Press-Republican

July 12, 2009

Property owners clear portion of historic local fort

By JEFF MEYERS

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CUMBERLAND HEAD — Fort Izard sits on a rise overlooking Lake Champlain, a sentinel guarding the region from invaders traveling south on the lake.

At least that is what Gen. George Izard believed when he ordered construction of the earthen structure in May 1814 as American troops prepared for the arrival of a British flotilla from Canada.

WALLS AND MOAT
The fortress included high walls of stone and dirt on four sides with wooden towers erected on each of the four corners and a moat surrounding the entire structure.

By August, the fortification was ready to protect Plattsburgh Bay as a refuge for the American fleet.

But then Izard received orders to move most of his troops to Sackets Harbor, and Fort Izard was abandoned as the remaining troops moved back to fortifications built in and around Plattsburgh.

The fort never played a significant role in the ensuing Battle of Plattsburgh and became a mere footnote in the archives of American military history.

CHILDHOOD MEMORIES
But for Jane Babbie, who grew up as one of six Hagar children on the property where the remains of Fort Izard survive, the walls of the structure provide a plethora of memories.

"We used to slide down the hill and onto the ice," Babbie said as she walked along a path at the top of the fortress walls. "We used to skate on the ice. We even had a little bridge that went across the moat."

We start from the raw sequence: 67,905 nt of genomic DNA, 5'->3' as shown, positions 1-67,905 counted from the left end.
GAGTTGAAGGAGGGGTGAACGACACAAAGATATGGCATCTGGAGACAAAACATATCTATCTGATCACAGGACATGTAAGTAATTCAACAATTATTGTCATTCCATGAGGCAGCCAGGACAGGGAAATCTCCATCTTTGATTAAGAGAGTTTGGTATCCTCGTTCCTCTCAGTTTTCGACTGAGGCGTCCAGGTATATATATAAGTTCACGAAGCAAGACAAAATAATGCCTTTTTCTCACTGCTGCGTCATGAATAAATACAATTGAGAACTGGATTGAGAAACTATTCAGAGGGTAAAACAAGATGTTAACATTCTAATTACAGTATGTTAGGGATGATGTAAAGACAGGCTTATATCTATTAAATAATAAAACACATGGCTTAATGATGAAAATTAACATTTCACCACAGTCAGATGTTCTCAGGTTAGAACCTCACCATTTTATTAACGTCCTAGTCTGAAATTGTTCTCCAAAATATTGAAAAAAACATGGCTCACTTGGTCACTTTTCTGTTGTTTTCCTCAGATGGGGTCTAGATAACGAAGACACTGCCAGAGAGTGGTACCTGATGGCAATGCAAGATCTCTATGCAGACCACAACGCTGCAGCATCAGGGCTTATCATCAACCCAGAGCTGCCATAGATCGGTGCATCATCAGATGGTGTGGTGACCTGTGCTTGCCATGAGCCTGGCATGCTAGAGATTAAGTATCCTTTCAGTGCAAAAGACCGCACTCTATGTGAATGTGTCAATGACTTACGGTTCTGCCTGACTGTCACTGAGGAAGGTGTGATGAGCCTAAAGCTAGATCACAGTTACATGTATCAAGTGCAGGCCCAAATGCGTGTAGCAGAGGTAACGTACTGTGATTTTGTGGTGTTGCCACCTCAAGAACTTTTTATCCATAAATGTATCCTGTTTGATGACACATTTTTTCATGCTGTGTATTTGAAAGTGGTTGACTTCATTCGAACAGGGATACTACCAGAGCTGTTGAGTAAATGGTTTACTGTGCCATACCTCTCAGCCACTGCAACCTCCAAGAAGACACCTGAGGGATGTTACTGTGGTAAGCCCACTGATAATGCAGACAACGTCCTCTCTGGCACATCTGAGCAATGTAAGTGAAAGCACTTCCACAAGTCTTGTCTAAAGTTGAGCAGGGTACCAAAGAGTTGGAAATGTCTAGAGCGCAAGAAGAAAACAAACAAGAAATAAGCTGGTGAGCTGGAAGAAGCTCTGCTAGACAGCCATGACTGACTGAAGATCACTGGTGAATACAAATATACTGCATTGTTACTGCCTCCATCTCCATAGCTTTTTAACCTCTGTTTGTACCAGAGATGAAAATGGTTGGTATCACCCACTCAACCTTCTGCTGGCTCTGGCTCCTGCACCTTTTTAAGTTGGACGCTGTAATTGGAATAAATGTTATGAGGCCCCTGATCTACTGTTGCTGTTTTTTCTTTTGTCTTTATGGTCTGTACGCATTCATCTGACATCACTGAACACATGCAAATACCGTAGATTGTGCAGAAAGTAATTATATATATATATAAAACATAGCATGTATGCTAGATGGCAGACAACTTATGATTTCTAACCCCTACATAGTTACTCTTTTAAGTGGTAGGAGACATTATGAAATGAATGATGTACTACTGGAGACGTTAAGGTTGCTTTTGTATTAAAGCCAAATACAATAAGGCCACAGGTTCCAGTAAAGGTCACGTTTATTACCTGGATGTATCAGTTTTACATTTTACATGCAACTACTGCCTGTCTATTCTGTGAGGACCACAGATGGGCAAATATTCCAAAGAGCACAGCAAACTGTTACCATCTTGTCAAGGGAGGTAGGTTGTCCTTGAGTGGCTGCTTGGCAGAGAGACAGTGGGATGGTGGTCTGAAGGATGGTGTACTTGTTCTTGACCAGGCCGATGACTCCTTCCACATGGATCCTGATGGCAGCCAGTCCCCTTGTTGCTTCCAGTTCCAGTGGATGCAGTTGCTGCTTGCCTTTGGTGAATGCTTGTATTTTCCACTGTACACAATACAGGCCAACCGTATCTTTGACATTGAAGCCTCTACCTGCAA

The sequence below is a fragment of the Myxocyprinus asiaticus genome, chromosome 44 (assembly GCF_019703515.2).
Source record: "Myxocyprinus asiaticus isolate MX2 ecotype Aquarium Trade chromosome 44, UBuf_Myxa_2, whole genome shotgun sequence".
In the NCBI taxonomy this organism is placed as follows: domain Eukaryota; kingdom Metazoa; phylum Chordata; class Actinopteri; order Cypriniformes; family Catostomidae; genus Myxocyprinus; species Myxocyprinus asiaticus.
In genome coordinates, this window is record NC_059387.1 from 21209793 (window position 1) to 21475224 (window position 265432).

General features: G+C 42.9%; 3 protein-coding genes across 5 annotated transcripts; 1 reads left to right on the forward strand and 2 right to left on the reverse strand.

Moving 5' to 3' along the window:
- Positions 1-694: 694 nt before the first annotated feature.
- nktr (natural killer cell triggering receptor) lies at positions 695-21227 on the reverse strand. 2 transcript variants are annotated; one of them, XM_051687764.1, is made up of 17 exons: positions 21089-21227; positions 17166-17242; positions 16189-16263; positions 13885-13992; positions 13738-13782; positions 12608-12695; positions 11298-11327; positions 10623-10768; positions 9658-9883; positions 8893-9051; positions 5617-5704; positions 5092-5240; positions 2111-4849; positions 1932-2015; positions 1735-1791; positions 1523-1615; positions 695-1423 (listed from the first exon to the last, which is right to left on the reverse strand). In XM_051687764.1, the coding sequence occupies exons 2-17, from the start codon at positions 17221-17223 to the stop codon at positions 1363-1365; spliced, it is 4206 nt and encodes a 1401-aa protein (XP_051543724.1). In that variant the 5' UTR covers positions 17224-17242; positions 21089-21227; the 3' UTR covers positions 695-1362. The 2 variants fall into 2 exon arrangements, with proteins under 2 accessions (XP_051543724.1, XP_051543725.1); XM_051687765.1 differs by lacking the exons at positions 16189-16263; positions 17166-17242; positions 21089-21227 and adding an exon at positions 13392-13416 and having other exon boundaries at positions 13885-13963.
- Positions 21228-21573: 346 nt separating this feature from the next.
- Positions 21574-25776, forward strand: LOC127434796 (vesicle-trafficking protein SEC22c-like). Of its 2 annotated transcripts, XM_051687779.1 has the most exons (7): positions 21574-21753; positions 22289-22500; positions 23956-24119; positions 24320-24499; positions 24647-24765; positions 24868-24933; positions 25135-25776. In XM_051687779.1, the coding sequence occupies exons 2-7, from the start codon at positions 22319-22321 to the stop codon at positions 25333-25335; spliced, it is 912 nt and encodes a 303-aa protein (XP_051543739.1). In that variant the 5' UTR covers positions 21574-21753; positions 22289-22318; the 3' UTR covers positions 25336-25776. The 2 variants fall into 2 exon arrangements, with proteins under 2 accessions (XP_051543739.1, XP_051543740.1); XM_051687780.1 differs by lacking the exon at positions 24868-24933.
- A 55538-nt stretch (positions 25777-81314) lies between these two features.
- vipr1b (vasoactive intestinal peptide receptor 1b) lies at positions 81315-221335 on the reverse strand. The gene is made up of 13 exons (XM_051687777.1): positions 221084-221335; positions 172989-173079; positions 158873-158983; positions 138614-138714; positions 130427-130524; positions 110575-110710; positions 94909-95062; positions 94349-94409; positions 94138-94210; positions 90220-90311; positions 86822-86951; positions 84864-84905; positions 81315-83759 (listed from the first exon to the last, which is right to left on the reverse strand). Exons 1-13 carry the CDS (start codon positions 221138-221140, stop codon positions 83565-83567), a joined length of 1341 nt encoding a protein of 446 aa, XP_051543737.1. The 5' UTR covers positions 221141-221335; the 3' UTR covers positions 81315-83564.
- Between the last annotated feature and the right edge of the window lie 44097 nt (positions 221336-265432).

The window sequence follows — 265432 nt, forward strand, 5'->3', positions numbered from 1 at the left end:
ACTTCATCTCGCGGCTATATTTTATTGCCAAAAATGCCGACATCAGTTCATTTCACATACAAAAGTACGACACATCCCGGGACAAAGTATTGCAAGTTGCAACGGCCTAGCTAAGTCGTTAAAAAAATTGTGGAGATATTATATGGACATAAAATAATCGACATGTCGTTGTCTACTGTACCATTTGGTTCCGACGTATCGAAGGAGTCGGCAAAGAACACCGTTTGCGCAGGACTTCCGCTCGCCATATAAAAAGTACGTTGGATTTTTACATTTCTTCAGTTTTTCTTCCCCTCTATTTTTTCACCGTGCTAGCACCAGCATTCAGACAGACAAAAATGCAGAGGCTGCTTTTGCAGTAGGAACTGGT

In those days, the family used the property as grazing land for their cattle, and the fort remained relatively clear of brush.

But over the years, Fort Izard fell to the power of nature as underbrush quickly covered the site and made it nearly impassable.

"I have so many memories of this area as a child, but it got so overgrown that you couldn't get in here anymore," said Babbie.

Her family has owned the property for seven generations and dates back to the late 1700s, when founding resident John Addoms married the daughter of Luther Hagar.

CLEANUP
Late last year, Babbie, her husband, Matthew, and some neighbors started working on clearing some of the thick scrub brush from the walls and within the fort's interior.

This summer's foliage has obscured the historic marker again, but a few accessible spots enable the landowners to recall their connection to America's defense of its liberty during the War of 1812.

"It is remarkable to think that those men spent so much time building up these walls," Babbie said of the American troops' efforts, pointing to an area where researchers from Plattsburgh State conducted an archeological dig at the fort in the early 1970s.

The significant connection between civilian and military efforts is also highlighted in the family cemetery, which lies near Fort Izard, 100 yards directly behind the home where Babbie grew up and still lives.

A marker recently placed on the roadside near the entrance to the Cumberland Head Ferry by the Cumberland Head Tomorrow community group identifies the history surrounding Fort Izard.

Although the Babbies are not opening the fort to public access, the marker provides visitors with significant background information on what was once hoped to be a bastion protecting the United States from hostile invading forces.

E-mail Jeff Meyers at: jmeyers@pressrepublican.com